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Old January 14 2013, 12:17 AM   #27
Location: Kentucky
Re: Obesity linked to a gut bacteria

The CDC had already established that the obesity epidemic actually seems to spread from person to person, exactly like a disease as far as the epidemiology was concerned, but had no explanation as to why it would act this way. Some studies subsequent to that found that many fat people seemed to have different populations of gut bugs than thin people, and that the gut bugs in fat people were more efficient at converting food into digestible calories.

Another groundbreaking study in Scandinavia found that people's lifetime baseline metabolism was determined in the womb (comparing WW-II era babies that were carried to term during famine with normal babies born before and after the famine years). Other species also seem to do this, an evolutionary method of tuning offspring to their future environment's energy availability. During the Korean War American POWs were literally starving to death while being fed better than their North Korean guards, whose low-metabolic energy requirements were adapted to extremely low calorie intakes.

So given all that, this study is not that unexpected. We had once proved that ulcers were caused by stress and diet - until it was proved to be caused by a bacteria called Heliobactor pylori, overturning the conventional medical wisdom.

Back in the 1900's, and the 1950's, and the 1960's, people didn't spend their time jogging and going to the weight room, or paying for personal trainers, or buying rooms full of exercise equipment like stationary bikes and treadmills. They also ate high-fat, high-calorie diets (steak and potatoes, potatoes and steak, bacon and eggs with a side of meatloaf). Even the breeds of meat were high fat, with everyone wanting beef and pork with lots of marbleing. Diet foods, which now fill whole aisles of the supermarket, were virtually unheard of. They still didn't get fat in the numbers we have now.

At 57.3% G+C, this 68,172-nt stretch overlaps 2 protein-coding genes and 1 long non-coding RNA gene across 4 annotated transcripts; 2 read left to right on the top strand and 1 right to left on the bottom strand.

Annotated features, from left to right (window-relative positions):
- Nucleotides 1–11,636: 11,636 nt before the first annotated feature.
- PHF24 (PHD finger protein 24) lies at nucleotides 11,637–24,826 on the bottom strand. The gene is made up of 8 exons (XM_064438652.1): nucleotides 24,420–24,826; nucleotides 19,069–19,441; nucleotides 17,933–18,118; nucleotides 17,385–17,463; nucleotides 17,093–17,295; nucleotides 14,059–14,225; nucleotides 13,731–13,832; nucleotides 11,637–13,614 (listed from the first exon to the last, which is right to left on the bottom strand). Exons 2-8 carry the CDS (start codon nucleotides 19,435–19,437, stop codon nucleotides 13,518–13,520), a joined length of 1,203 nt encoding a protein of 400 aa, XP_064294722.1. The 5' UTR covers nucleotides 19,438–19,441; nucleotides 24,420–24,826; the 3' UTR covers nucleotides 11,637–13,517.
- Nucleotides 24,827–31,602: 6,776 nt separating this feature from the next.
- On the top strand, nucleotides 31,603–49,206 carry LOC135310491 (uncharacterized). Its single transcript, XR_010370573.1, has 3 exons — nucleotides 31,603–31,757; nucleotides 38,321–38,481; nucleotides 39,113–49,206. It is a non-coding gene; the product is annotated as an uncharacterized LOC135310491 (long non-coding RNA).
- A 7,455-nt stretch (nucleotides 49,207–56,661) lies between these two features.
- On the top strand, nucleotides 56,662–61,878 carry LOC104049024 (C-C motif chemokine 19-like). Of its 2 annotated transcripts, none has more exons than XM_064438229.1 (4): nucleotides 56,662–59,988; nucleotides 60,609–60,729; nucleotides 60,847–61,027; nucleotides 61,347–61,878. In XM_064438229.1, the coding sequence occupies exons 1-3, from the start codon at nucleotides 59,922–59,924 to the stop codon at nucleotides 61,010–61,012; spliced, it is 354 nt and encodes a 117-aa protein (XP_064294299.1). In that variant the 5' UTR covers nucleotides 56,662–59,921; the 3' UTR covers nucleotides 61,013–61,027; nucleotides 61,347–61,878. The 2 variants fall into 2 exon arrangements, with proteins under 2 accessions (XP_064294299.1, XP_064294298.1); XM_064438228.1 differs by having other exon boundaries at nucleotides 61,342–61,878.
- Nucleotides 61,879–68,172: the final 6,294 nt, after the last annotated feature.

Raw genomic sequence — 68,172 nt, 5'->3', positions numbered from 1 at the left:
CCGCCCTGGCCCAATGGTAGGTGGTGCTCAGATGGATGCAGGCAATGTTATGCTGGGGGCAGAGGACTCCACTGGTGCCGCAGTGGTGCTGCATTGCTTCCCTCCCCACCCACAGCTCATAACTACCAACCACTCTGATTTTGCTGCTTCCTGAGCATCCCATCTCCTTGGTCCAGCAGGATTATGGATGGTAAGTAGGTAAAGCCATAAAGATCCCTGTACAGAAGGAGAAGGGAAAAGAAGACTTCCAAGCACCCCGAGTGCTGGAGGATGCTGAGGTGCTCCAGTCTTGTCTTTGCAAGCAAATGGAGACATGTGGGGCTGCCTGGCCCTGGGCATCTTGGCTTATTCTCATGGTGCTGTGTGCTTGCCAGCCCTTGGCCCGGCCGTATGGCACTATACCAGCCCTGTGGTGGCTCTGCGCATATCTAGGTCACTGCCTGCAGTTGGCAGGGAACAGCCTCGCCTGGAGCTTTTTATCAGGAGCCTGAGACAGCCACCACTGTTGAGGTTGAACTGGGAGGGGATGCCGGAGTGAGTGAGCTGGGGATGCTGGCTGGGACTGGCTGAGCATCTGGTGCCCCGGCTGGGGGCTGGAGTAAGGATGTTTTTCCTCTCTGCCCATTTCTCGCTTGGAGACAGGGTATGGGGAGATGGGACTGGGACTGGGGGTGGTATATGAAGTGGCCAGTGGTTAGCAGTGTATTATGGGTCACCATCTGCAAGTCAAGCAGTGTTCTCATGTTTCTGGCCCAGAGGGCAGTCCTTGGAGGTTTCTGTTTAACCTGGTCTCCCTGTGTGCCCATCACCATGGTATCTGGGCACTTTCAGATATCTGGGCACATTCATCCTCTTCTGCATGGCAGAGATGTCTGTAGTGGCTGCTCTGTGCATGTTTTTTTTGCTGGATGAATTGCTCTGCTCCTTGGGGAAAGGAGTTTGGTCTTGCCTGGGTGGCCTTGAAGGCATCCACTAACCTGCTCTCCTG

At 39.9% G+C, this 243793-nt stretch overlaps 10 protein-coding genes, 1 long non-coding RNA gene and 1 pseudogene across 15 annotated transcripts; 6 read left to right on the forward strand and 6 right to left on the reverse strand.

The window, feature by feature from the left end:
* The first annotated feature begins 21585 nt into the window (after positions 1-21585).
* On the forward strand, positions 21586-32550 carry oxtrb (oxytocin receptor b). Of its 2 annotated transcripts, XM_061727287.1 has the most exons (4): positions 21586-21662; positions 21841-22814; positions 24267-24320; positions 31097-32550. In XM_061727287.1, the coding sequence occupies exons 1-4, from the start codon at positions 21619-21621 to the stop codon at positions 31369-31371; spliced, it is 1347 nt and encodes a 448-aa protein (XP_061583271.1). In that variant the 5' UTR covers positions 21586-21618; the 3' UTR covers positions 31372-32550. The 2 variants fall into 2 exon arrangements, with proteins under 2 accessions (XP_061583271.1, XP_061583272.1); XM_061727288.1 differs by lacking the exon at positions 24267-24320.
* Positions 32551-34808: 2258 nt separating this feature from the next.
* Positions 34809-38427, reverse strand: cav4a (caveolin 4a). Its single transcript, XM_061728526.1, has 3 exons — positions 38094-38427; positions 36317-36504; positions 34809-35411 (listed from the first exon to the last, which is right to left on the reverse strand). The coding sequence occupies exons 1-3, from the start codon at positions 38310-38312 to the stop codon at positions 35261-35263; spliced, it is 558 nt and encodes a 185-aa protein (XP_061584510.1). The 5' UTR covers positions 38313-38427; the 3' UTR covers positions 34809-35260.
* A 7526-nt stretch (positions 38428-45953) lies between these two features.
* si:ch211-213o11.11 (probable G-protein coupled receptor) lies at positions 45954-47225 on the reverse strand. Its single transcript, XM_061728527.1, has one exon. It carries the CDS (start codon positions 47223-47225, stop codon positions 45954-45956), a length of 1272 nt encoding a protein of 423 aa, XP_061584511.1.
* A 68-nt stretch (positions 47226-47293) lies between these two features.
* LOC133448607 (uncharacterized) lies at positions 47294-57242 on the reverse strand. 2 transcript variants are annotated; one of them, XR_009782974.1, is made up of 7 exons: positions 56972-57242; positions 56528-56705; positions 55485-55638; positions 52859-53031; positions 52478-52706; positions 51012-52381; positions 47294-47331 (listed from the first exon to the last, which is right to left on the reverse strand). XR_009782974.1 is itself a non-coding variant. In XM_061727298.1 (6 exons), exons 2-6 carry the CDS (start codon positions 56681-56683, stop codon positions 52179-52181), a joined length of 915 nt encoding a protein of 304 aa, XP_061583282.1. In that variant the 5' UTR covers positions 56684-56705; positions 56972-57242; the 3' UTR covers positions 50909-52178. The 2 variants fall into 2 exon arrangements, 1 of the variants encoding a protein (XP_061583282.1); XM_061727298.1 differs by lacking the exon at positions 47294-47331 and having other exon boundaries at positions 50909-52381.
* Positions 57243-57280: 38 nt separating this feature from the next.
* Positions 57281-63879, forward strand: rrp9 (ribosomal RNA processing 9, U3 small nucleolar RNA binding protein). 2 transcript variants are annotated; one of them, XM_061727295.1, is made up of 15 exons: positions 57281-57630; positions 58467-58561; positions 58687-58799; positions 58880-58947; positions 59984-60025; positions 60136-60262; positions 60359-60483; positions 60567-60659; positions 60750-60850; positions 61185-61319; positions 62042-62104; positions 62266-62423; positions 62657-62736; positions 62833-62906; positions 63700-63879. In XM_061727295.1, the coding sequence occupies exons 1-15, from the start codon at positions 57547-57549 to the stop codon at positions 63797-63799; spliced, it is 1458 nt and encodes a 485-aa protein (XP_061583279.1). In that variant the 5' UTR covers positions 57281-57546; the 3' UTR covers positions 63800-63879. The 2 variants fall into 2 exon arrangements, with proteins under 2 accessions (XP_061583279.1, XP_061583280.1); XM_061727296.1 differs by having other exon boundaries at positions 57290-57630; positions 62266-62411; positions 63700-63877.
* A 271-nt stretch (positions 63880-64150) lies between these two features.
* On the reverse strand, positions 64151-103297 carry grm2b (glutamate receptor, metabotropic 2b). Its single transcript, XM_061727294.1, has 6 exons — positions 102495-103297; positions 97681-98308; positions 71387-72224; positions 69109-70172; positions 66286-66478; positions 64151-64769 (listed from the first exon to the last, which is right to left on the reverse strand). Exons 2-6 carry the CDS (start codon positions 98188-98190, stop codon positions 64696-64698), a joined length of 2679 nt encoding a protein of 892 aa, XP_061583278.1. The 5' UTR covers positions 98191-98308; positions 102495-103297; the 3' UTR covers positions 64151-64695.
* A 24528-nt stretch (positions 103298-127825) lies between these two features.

What did happen since the 1950's is that everyone in the West, but especially America, started being given high-dose antibiotics for just about everything, even colds and flu. Anti-biotics can severely impact gut-bug populations, drastically shifting the equilibrium, often wiping almost all of them out, making the gut available for re-population by opportunistic strains picked up from friends and family - who, if they are fat, would be much more likely to carry either the fat-inducing gut bugs or the more efficient calorie-scavenging gut bugs.

And under no currently accepted understandings could gastric bypass surgery cure diabetes in two or three days, yet it seems to be doing so in what, about 80% of cases? One day we may look back on the total diet and exercise view of obesity as being as primitive and silly as blaming epidemics on people's sinful ways and their rejection of God. Future studies will see whether this is, in fact, the case.
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